New Research Shows Immigrants in Gainesville Paid $76 Million in Taxes and Held nearly $242 Million in Spending Power in 2019

Immigrants in Gainesville make up 11.3 percent of the population, but 23 percent of STEM workers, 17.5 percent of education workers, and 16 percent of entrepreneurs

GAINESVILLE, FL — A new report released today by New American Economy in partnership with the City of Gainesville and the R​​ural Women’s Health Project, underscores the critical role immigrants in Gainesville play in education, business creation, and STEM innovation. Despite making up 11.3 percent of Gainesville’s population, immigrants accounted for 23 percent of the city’s STEM workers and 16 percent of business owners. In 2019 alone, immigrants in the city held $241.7 million in spending power, and paid $53.8 million in federal taxes and $22.2 million in state and local taxes.

The new report was awarded to the City of Gainesville as part of the Gateways for Growth Challenge, a competitive opportunity for localities to receive research support and/or technical assistance from New American Economy and Welcoming America to improve immigrant inclusion in their communities. The City of Gainesville Immigrant Neighbor Inclusion (GINI) initiative, in partnership with the New American Economy, released the new report to bring together leaders across sectors to ensure that Gainesville welcomes and harnesses the potential of all its residents.

This report was released today at 9:45am on the steps of City Hall as Mayor Lauren Poe proclaimed October 28 Gainesville Immigrants Day. It will be leveraged in the city’s efforts to draft a multi-sector immigrant inclusion strategy. The GINI Initiative has been hosting a series of listening sessions, working groups, and surveys to garner community feedback on how to make the community more welcoming and supportive for immigrant and marginalized communities.

“The report gives us really good data to help inform important policy decisions made by members of the Gainesville City Commission,” said Deborah Bowie, Assistant City Manager. “There are many critical data points that help to tell a more accurate and complete story about who the people are behind the immigration numbers — how they contribute to our community, help strengthen our tax base and comprise a significant portion of our local jobs market.”

“I believe one of the greatest strengths in our nation is the diversity of our people and our ability to integrate and grow together into something better than before,” said Ethan Maia de Needell, co-coordinator for the GINI Steering Committee “However, before this growth can happen, we must recognize and respect the differences between us – it is my sincere hope that GINI’s work will help to do just that for Gainesville’s rich and diverse communities,”

“Immigration has played a critical role across Florida, and Gainesville is no exception,” said Leani García Torres, Associate Director of State and Local Initiatives at New American Economy. “In recognizing and harnessing the skills and talent of the city’s vibrant immigrant community and recognizing the importance of prioritizing inclusion for all, the city is making an important investment in its future.”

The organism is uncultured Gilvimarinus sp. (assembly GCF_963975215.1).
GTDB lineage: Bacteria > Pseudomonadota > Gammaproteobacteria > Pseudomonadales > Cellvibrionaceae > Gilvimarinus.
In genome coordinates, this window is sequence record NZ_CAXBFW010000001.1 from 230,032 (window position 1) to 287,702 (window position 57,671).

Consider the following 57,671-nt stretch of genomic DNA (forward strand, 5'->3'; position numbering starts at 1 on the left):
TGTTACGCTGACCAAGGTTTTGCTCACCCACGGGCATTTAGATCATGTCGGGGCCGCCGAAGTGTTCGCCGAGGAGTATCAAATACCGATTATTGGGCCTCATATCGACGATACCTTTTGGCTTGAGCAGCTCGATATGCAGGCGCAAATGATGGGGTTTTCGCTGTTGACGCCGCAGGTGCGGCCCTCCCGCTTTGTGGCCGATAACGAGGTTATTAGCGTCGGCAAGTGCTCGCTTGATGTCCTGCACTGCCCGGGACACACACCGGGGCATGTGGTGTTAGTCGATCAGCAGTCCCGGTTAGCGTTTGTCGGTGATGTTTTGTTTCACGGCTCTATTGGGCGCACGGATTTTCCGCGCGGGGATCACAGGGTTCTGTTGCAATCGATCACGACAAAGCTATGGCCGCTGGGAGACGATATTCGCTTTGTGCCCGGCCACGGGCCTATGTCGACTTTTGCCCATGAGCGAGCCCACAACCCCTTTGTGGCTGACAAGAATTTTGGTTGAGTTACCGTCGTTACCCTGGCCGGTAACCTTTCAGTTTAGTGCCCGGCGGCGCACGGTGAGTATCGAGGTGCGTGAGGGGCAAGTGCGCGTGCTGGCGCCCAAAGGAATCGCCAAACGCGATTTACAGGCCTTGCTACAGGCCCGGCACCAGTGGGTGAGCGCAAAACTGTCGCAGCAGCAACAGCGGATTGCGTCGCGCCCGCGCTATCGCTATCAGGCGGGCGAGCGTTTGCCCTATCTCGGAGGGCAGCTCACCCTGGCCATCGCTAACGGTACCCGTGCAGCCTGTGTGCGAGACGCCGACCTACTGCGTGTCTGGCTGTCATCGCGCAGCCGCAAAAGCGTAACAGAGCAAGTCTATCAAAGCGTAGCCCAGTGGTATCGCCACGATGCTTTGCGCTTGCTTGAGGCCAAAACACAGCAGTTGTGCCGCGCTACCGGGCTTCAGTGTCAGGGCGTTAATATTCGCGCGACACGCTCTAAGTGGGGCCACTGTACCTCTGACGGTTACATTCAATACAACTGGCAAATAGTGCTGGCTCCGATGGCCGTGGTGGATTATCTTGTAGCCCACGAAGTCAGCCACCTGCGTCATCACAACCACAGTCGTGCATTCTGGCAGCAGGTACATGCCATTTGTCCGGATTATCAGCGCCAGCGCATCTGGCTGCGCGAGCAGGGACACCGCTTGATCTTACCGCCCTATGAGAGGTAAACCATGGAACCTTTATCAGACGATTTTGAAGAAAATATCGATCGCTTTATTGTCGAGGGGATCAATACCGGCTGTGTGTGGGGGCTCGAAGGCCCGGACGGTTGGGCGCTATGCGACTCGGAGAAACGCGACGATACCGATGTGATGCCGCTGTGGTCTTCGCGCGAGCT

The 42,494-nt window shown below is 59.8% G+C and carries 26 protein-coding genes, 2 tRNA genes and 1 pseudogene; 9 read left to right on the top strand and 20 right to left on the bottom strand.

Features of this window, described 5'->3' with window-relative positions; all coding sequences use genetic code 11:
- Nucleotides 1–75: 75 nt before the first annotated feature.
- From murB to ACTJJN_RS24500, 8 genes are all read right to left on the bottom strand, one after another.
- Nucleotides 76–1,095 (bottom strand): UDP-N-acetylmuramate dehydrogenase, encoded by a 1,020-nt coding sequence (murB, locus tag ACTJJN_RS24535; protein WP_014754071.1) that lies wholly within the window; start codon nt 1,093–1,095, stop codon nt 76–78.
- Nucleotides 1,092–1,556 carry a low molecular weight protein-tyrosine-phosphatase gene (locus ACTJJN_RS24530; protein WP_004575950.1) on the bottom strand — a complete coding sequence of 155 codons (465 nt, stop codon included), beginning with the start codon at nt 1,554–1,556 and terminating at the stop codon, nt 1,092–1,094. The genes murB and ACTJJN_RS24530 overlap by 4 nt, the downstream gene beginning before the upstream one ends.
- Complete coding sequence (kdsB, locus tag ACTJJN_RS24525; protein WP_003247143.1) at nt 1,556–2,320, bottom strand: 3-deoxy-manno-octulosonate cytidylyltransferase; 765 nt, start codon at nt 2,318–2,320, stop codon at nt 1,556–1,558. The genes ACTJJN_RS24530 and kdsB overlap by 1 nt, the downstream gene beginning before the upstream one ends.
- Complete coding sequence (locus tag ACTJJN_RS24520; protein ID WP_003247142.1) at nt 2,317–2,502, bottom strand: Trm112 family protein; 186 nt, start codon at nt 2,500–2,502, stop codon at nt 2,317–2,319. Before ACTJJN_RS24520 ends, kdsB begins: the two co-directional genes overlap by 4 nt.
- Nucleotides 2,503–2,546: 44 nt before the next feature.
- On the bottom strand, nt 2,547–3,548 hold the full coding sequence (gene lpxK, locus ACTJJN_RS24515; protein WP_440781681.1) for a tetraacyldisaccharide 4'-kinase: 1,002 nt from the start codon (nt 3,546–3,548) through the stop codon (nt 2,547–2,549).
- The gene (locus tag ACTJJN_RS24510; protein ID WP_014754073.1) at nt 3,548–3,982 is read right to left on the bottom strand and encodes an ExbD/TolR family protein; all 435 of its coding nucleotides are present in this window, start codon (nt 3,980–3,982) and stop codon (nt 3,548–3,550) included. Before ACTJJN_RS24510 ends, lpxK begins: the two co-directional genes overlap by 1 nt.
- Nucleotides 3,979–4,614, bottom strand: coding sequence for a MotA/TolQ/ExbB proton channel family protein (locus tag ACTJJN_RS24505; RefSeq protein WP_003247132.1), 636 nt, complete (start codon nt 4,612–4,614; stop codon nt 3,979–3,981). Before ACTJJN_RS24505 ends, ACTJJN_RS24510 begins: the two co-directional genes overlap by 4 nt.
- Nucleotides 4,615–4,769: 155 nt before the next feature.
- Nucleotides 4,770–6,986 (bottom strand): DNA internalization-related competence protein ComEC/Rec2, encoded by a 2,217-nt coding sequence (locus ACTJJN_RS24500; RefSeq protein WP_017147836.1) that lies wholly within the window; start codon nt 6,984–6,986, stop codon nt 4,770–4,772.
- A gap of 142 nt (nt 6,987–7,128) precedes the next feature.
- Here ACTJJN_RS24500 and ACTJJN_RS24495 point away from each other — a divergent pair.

“Gainesville’s efforts to combine data with a strategic plan demonstrate its commitment to taking a comprehensive, community-driven approach to immigrant inclusion,” said Molly Hilligoss, Network Director of Welcoming America. “We look forward to working with city leaders and the Rural Women’s Health Project to ensure that all residents are included in Gainesville’s growth and prosperity.”

The new research report, New Americans in Gainesville, finds:

  • Immigration is helping drive population growth in Gainesville. Immigrants accounted for 24.4 percent of the population growth in Gainesville between 2014 and 2019. Over that time period, Gainesville’s total population grew by 2.8 percent and its immigrant population grew by 6.2 percent. As of 2019, immigrants made up 11.3 percent of the total population.
  • Immigrant households support federal social programs. The foreign-born contributed $33.8 million to Social Security and $8.7 million to Medicare in 2019.
  • Immigrants in Gainesville help create or preserve local manufacturing jobs. Because of the role immigrants play in the workforce helping companies keep jobs on U.S. soil, immigrants in the regions helped create or preserve approximately 700 manufacturing jobs that would have otherwise vanished or moved elsewhere.
  • Immigrants are helping the city meet its rising labor in the STEM and education sectors. Despite making up just 10.9 percent of the overall population, immigrants represented 11.3 percent of the employed labor force in Gainesville in 2019. Immigrant residents also made up 23.7 percent of the city’s STEM and 17.5 percent of the city’s education workers.
  • Immigrants play a particularly significant role in Gainesville as they are bringing much-needed talent. In 2019, 59.5 percent of the immigrants ages 25 and up held at least a bachelor’s degree, compared with 41.9 percent of the U.S.-born population in Gainesville. About 35.6 percent of the immigrants held an advanced degree, compared with 19.4 percent of the U.S.-born population in the city.


Read the full research brief here.